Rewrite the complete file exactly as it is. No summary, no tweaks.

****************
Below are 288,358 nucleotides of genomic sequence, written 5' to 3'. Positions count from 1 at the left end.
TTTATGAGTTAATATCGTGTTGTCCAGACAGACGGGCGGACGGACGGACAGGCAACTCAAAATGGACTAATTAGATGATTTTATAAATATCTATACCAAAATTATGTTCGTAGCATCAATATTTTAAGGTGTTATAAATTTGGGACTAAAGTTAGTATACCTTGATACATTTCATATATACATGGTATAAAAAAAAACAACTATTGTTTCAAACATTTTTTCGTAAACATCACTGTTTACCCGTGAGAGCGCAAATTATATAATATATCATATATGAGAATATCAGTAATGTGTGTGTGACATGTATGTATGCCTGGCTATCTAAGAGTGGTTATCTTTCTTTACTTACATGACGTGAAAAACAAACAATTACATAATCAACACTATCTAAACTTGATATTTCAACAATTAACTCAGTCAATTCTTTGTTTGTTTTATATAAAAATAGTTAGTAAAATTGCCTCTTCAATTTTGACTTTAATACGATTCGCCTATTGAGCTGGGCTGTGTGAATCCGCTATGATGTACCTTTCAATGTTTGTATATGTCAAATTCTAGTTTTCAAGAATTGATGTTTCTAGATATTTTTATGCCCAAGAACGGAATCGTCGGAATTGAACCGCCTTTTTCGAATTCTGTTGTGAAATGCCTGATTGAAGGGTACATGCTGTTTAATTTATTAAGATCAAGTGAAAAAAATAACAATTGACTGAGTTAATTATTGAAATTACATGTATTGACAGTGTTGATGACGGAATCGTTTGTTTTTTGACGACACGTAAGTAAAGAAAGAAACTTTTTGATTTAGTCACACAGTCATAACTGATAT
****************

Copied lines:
Below are 288,358 nucleotides of genomic sequence, written 5' to 3'. Positions count from 1 at the left end.
TTTATGAGTTAATATCGTGTTGTCCAGACAGACGGGCGGACGGACGGACAGGCAACTCAAAATGGACTAATTAGATGATTTTATAAATATCTATACCAAAATTATGTTCGTAGCATCAATATTTTAAGGTGTTATAAATTTGGGACTAAAGTTAGTATACCTTGATACATTTCATATATACATGGTATAAAAAAAAACAACTATTGTTTCAAACATTTTTTCGTAAACATCACTGTTTACCCGTGAGAGCGCAAATTATATAATATATCATATATGAGAATATCAGTAATGTGTGTGTGACATGTATGTATGCCTGGCTATCTAAGAGTGGTTATCTTTCTTTACTTACATGACGTGAAAAACAAACAATTACATAATCAACACTATCTAAACTTGATATTTCAACAATTAACTCAGTCAATTCTTTGTTTGTTTTATATAAAAATAGTTAGTAAAATTGCCTCTTCAATTTTGACTTTAATACGATTCGCCTATTGAGCTGGGCTGTGTGAATCCGCTATGATGTACCTTTCAATGTTTGTATATGTCAAATTCTAGTTTTCAAGAATTGATGTTTCTAGATATTTTTATGCCCAAGAACGGAATCGTCGGAATTGAACCGCCTTTTTCGAATTCTGTTGTGAAATGCCTGATTGAAGGGTACATGCTGTTTAATTTATTAAGATCAAGTGAAAAAAATAACAATTGACTGAGTTAATTATTGAAATTACATGTATTGACAGTGTTGATGACGGAATCGTTTGTTTTTTGACGACACGTAAGTAAAGAAAGAAACTTTTTGATTTAGTCACACAGTCATAACTGATAT